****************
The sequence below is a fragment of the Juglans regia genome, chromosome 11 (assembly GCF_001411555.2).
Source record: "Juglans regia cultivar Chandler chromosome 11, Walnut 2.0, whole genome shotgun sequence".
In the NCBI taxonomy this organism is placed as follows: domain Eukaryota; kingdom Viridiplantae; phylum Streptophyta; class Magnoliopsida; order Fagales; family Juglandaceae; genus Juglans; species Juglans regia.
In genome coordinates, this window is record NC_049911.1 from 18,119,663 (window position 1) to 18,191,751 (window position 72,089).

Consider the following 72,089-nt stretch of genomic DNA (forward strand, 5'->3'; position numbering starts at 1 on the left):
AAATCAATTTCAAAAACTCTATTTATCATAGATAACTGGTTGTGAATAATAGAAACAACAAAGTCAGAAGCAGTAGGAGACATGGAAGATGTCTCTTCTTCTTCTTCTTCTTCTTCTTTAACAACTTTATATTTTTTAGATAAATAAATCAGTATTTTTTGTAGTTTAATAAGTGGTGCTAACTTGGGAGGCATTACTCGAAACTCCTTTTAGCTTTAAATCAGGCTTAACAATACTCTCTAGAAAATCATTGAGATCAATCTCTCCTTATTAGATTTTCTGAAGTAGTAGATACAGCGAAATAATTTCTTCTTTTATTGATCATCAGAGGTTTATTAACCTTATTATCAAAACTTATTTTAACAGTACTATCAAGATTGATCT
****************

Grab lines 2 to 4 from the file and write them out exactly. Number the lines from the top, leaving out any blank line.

Source record: "Juglans regia cultivar Chandler chromosome 11, Walnut 2.0, whole genome shotgun sequence".
In the NCBI taxonomy this organism is placed as follows: domain Eukaryota; kingdom Viridiplantae; phylum Streptophyta; class Magnoliopsida; order Fagales; family Juglandaceae; genus Juglans; species Juglans regia.
In genome coordinates, this window is record NC_049911.1 from 18,119,663 (window position 1) to 18,191,751 (window position 72,089).